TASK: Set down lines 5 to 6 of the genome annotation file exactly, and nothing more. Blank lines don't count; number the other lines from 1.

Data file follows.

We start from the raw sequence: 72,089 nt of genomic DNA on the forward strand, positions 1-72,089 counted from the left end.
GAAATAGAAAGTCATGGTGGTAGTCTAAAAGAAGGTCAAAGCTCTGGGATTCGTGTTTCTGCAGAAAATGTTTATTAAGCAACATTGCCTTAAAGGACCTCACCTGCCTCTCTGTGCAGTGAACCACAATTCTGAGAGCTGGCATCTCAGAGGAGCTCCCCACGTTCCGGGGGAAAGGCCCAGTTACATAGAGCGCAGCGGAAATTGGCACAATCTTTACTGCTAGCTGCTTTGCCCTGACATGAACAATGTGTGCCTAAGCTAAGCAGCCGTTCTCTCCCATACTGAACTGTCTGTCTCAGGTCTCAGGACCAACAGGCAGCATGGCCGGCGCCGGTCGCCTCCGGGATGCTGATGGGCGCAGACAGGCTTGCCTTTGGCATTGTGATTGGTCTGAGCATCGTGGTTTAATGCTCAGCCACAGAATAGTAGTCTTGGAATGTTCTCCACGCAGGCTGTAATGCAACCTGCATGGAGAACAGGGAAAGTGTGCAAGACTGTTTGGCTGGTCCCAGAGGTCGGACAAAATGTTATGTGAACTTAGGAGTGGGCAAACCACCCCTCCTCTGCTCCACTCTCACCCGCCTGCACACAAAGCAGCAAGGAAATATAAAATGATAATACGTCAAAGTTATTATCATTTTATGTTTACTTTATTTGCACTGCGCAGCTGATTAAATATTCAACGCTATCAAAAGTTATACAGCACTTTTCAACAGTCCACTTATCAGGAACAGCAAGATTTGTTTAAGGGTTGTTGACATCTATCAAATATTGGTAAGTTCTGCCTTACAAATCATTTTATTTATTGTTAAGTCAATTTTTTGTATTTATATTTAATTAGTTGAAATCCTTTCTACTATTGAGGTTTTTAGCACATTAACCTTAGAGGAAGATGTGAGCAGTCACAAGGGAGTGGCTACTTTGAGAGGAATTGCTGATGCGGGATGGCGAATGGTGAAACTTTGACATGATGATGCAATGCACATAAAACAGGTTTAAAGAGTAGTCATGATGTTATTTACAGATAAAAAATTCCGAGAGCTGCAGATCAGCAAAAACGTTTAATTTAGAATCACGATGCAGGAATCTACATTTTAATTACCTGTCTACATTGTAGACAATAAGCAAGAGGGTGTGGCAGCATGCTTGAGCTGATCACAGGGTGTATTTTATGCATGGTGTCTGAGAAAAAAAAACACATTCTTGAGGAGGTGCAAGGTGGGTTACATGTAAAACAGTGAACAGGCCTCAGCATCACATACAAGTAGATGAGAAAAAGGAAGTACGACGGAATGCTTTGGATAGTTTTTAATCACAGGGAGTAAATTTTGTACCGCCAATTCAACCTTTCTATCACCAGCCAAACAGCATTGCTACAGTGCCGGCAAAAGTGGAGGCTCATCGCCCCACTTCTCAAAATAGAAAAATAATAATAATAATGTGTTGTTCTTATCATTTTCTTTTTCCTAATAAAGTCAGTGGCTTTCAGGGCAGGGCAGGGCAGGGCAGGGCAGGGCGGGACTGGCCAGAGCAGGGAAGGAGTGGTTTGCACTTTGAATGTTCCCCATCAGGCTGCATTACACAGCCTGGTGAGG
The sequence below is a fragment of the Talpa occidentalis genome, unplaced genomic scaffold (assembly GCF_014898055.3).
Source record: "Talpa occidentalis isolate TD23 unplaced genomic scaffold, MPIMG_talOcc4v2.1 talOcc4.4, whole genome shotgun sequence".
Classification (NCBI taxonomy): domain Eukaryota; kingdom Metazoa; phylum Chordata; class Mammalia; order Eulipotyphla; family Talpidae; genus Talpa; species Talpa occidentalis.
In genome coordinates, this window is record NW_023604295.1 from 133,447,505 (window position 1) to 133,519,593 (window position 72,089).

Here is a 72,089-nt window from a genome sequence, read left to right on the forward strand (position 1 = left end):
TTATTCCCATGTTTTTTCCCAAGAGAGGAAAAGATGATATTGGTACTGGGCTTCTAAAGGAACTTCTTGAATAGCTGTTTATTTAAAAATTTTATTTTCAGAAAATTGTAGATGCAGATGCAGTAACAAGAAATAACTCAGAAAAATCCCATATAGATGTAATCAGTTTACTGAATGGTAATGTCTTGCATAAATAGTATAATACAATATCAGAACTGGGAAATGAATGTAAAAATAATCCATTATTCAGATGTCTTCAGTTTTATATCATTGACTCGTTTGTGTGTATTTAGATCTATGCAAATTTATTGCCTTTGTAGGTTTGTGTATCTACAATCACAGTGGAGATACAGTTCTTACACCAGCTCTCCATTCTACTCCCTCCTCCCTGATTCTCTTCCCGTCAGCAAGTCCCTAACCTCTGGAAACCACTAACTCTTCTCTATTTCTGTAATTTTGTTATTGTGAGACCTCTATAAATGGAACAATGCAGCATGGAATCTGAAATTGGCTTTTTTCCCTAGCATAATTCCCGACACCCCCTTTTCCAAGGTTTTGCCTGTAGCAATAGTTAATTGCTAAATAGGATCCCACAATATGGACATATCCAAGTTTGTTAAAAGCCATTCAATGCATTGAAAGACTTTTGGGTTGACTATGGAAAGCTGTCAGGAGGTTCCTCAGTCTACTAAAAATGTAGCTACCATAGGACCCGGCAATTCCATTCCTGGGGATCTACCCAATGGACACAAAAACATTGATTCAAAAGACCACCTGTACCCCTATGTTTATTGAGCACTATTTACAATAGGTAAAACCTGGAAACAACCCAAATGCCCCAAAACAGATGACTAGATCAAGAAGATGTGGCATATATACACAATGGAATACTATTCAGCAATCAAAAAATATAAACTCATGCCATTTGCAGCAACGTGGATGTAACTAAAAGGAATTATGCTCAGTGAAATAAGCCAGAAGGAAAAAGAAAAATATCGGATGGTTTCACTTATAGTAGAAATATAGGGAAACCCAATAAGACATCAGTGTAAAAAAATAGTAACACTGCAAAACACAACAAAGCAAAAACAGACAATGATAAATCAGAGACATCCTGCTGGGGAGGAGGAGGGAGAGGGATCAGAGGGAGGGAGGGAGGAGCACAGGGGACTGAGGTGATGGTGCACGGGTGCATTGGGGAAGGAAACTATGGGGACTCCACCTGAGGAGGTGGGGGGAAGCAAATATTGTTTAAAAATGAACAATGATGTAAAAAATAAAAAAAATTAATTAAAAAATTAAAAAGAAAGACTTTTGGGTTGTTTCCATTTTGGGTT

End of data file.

Classification (NCBI taxonomy): domain Eukaryota; kingdom Metazoa; phylum Chordata; class Mammalia; order Eulipotyphla; family Talpidae; genus Talpa; species Talpa occidentalis.
In genome coordinates, this window is record NW_023604295.1 from 133,447,505 (window position 1) to 133,519,593 (window position 72,089).